Why do so many Americans fail to participate in their communities' affairs? What role should the citizenry play in our political system? In addressing these concerns, this revised and updated text evaluates the dilemma of participation, civility, and stability at a time when civic indifference is a national problem. In addition to outlining the sources of this indifference, The New Citizenship suggests ways in which Americans can conquer their apathy toward government.

In this fourth edition, author and Dilemmas in American Politics series editor Craig A. Rimmerman provides new material on ACORN, the 2008 presidential election, the Obama presidency, and the impact of these recent events for college students and their conceptions of participation and citizenship.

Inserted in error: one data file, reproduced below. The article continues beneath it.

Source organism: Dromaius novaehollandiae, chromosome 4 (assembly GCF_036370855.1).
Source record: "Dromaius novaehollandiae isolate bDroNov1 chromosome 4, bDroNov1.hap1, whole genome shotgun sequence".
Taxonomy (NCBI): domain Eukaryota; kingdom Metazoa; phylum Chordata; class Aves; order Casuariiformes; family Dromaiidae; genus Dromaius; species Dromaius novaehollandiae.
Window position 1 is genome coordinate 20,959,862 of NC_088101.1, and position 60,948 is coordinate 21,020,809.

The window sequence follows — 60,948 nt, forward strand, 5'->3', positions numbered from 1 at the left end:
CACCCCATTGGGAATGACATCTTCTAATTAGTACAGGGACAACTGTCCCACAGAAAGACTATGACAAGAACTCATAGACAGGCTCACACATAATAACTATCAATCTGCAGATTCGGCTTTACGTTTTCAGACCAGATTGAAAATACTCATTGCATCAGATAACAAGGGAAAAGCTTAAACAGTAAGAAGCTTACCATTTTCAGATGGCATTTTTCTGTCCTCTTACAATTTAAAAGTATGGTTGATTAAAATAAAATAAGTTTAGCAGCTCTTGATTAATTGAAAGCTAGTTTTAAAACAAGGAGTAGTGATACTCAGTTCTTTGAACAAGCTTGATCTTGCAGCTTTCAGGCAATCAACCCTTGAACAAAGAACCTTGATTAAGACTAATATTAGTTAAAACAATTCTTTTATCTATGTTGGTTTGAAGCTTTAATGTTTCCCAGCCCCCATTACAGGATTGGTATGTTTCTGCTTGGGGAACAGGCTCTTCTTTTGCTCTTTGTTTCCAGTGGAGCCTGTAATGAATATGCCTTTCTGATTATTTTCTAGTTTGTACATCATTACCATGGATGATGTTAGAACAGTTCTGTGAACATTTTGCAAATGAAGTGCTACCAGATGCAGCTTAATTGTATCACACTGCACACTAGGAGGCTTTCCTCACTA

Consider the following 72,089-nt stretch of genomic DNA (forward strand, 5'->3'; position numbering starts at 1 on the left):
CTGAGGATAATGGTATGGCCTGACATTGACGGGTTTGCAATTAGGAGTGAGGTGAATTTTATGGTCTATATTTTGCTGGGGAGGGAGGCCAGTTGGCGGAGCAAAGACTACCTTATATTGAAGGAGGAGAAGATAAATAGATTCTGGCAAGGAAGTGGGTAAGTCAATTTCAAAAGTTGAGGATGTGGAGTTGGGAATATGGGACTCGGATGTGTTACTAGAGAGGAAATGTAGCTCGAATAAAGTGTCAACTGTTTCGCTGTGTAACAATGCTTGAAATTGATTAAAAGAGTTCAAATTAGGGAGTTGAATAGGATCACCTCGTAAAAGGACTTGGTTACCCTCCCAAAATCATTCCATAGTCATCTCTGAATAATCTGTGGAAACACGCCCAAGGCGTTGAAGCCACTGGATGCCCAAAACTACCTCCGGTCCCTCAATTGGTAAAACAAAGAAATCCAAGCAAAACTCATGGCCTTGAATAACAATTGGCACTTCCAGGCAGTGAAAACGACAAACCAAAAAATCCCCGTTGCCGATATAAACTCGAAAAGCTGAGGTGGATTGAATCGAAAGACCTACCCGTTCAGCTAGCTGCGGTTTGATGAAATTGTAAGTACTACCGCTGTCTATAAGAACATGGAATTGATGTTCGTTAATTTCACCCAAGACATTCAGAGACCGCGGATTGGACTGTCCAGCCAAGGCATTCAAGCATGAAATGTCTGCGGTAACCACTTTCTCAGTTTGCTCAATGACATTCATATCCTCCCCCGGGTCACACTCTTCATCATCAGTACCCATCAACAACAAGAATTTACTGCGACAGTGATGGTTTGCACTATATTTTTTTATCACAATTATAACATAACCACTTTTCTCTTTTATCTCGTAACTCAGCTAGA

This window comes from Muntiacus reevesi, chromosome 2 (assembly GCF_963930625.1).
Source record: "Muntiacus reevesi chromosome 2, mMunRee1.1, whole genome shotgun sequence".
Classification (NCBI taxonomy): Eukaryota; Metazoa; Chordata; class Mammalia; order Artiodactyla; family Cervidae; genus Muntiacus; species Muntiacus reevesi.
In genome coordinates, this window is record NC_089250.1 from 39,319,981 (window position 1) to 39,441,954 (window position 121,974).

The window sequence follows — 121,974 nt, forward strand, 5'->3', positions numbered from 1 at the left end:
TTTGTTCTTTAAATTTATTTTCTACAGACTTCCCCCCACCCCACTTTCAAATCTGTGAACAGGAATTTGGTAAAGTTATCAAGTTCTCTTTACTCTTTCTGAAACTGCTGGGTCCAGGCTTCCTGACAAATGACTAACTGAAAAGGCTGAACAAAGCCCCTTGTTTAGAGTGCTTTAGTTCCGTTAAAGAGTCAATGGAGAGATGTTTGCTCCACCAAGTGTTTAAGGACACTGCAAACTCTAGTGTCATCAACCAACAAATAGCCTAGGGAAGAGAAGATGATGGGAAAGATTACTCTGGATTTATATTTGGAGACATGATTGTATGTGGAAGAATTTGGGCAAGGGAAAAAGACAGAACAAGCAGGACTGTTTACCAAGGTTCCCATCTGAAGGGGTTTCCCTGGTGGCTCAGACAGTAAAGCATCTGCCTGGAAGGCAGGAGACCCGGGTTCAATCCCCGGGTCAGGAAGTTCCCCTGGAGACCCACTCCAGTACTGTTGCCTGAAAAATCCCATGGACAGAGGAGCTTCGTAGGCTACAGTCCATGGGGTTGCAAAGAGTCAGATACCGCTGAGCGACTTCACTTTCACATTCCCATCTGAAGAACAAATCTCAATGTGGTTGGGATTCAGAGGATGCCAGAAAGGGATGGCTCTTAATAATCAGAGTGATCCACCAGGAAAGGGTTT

What's Inside

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Reader Reviews

Praise

This readable, engaging book addresses and urgent concern of our times, the decline of participation of college students in the democracy. Readers will come away with insight into both traditional and new forms of democratic participation and their appeal for the next generation. This an invaluable resource for faculty and students interested in American politics, history, social movements and civic engagement. Any faculty member teaching a service-learning course in any discipline will find it helpful for thinking through their course strategy and for civic reflection with their students.”
Elizabeth L. Hollander, Executive Director, Campus Compact

“A helpful first step in making political science courses relevant to our students once again. It is definitely worth considering for classroom adoption.”
American Political Science Review
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